of a consumer has either a negative or an insignificant effect on demand for cigarettes. Their studies have also found out
that smoking restrictions reduces average daily consumption of cigarettes. Yurekli and Zhang (2000) found out that
smoking restrictions reduced cigarette consumption per capita by 4.5 percent in the United States in 1995.


Understanding why people smoke is very vital today if quit smoking programmes are to be more successful.
Unless we go through and understand all those factors that deeply influences smoking, we won’t be able to take proper
corrective measures in this direction.

Smoking in India has been known since at least 2000 BC when cannabis was smoked and is first mentioned in the
Atharvaveda, which dates back a few hundred years BC. There are approximately 120 million smokers in India.
According to the World Health Organization (WHO), India is home to 12% of the world’s smokers. According to a 2002
WHO estimate, 70% of adult males in India smoke. Among adult females, the figure is much lower at between
13–15%. About 90% of children under the age of 16 years (10th class) have used some form of tobacco in the past, and
70% are still using tobacco products. Through this research study we would be able to find the answer to the
Big Question “Why People Smoke?” This paper would explore the behavioural aspects of smoking.

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422 Somya Khandal, Sonakshi, Sneha Kar, SonaliIpsita & Shikhar Rastogi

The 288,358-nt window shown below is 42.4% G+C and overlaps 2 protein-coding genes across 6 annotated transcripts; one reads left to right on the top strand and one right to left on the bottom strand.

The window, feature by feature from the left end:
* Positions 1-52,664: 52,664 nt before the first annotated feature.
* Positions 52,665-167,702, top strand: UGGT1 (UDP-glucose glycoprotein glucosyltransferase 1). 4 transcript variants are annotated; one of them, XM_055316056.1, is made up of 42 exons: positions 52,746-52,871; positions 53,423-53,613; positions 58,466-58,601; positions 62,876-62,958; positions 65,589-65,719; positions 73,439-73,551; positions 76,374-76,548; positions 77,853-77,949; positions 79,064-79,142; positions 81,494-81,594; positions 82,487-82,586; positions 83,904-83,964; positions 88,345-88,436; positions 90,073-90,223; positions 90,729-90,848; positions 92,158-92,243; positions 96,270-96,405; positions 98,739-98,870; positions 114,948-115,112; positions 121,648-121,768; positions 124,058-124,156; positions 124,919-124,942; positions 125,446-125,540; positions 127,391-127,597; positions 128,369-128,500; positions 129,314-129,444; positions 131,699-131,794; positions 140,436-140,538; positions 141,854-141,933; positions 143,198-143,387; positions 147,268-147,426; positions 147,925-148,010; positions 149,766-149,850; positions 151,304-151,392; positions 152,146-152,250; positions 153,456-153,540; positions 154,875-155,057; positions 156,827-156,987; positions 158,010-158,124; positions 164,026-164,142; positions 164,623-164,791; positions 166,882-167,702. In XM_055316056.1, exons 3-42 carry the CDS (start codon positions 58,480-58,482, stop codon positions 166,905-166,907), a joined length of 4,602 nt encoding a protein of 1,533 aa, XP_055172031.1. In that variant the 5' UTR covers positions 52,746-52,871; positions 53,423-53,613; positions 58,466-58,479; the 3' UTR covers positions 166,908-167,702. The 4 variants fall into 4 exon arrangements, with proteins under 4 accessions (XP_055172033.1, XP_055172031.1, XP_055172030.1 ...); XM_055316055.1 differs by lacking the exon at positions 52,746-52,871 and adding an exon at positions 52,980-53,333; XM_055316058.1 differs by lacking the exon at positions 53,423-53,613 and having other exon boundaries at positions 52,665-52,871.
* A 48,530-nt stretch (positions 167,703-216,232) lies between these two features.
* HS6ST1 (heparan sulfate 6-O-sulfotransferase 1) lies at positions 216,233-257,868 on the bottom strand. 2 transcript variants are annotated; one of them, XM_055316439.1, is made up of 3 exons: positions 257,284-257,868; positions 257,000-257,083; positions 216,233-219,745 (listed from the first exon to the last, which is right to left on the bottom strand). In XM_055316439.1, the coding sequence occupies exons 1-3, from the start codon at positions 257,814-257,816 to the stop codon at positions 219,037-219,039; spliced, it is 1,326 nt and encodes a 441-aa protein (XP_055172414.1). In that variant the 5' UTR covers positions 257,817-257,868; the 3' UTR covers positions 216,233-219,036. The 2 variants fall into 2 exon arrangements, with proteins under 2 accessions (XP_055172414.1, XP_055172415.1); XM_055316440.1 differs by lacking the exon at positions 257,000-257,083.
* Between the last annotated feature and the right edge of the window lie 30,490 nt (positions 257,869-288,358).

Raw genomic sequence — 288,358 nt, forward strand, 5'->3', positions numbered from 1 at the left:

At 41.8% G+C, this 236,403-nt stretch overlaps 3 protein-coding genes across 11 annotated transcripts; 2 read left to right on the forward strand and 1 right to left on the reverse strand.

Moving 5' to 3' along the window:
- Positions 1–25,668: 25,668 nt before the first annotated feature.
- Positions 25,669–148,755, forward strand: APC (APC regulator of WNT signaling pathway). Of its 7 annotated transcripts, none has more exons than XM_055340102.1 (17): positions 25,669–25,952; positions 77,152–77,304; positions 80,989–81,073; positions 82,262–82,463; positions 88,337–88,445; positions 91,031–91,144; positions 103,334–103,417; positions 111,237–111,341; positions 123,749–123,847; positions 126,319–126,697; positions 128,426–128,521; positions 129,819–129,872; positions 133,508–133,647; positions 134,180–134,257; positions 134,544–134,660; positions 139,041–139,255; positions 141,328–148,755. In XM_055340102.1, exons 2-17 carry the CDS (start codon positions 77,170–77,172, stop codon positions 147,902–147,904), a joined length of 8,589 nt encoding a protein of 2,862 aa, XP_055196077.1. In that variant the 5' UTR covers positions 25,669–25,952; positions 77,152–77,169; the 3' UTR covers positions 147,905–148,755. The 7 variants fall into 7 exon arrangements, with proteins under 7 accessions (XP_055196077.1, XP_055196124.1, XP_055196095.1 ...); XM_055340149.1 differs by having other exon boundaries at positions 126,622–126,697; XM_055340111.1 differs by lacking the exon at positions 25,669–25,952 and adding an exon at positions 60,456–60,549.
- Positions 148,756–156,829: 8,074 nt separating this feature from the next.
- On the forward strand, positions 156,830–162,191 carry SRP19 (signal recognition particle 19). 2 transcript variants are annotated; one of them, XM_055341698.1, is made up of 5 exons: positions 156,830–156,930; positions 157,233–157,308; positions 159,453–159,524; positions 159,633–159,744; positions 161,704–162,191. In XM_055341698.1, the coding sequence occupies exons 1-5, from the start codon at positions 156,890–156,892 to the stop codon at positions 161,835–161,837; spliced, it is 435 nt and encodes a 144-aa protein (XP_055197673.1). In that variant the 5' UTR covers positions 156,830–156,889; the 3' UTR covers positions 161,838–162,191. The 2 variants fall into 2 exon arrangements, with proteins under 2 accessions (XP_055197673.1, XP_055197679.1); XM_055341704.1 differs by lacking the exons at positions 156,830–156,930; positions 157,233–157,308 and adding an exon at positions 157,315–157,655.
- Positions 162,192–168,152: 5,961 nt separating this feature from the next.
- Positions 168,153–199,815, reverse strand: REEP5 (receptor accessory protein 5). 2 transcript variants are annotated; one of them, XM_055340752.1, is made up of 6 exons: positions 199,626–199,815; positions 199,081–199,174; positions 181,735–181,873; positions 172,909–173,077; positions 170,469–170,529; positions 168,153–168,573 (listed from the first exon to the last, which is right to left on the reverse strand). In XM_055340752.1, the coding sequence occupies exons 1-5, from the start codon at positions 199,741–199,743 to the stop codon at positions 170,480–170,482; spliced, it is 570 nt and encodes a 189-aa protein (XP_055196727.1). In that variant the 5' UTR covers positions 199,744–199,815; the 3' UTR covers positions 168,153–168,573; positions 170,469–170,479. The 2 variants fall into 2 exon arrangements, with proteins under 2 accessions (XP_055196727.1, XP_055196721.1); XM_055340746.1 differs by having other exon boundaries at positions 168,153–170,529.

How much of it is peer pressure, how much of it is related to fashion and more of the other factors.


The objective of our research was to understand the smoking behaviour in people. The research helps in
understanding the various reasons due to which people smoke: Is it because of stress or there are some other factors which
encourage people to smoke. Also, it gives insights on whether people have reduced smoking after increase in costs of
cigarettes or is the reduction of cigarette usage due to effects on health.


Every research will have some limitations. But it is importantly critical to strive for minimizing the limitations
throughout the research process

• Limited sample size and geographical coverage

• Time and resource constraints

• Possible sampling error and respondent bias. However, best efforts have been put to elicit data for target
respondents and draw inferences and offer suggestions in an unbiased manner.


Our scope of the research consists of collection of individual responses. The responses have been collected
through questionnaire and surveys with a sample size of 113. Digital mode was undertaken to test the hypothesis and get
genuine responses. The geographical correspondents undertaken were age, preference, gender, occupation, family income.
Corresponding it to a total number of 28 variables to test the certainty, accuracy have been tried to achieve.


There are many methods to collect data. Some data can be collected using the past journals while some can be
very recent surveys. Due to limitation of this research study, sources of data collection was done using only

• Online Questionnaire Survey

• Offline Questionnaire Survey

For online survey, mainly web link of the survey was send to different people through WhatsApp, mails and some
online portals like LinkedIn.

For offline survey, print-outs are being filled by people from different backgrounds.

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Reliability Test of Questionnaire

Figure 1

With the value of Cronbach’s Alpha of 0.845, the questionnaire is proven to be reliable having variables which
are necessary for doing this research.

Sampling Frame
The sampling frame for the research is the general public consisting of students, working men and women,
families and daily commuters in the vicinity of Electronic City, Bangalore.

Sample Size

With the large population size, we have collected a sample size of 113 through our online and offline surveys.

Sampling Techniques